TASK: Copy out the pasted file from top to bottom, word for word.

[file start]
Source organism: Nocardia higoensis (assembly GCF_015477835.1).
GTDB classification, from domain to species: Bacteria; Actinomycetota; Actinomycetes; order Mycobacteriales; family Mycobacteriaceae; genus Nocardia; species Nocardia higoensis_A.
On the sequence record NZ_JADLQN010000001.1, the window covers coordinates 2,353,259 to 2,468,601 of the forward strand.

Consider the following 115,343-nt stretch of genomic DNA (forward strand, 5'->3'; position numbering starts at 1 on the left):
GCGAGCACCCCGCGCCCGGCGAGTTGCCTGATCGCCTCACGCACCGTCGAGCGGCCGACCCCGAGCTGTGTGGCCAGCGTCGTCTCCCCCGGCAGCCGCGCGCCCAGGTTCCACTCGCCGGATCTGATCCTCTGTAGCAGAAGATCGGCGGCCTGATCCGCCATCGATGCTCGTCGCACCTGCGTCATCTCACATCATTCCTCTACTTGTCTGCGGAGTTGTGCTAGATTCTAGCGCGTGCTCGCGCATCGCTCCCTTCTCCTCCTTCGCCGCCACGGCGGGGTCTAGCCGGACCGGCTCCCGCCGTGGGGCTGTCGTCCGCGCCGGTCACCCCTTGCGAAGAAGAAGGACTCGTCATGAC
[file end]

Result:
Source organism: Nocardia higoensis (assembly GCF_015477835.1).
GTDB classification, from domain to species: Bacteria; Actinomycetota; Actinomycetes; order Mycobacteriales; family Mycobacteriaceae; genus Nocardia; species Nocardia higoensis_A.
On the sequence record NZ_JADLQN010000001.1, the window covers coordinates 2,353,259 to 2,468,601 of the forward strand.

Consider the following 115,343-nt stretch of genomic DNA (forward strand, 5'->3'; position numbering starts at 1 on the left):
GCGAGCACCCCGCGCCCGGCGAGTTGCCTGATCGCCTCACGCACCGTCGAGCGGCCGACCCCGAGCTGTGTGGCCAGCGTCGTCTCCCCCGGCAGCCGCGCGCCCAGGTTCCACTCGCCGGATCTGATCCTCTGTAGCAGAAGATCGGCGGCCTGATCCGCCATCGATGCTCGTCGCACCTGCGTCATCTCACATCATTCCTCTACTTGTCTGCGGAGTTGTGCTAGATTCTAGCGCGTGCTCGCGCATCGCTCCCTTCTCCTCCTTCGCCGCCACGGCGGGGTCTAGCCGGACCGGCTCCCGCCGTGGGGCTGTCGTCCGCGCCGGTCACCCCTTGCGAAGAAGAAGGACTCGTCATGAC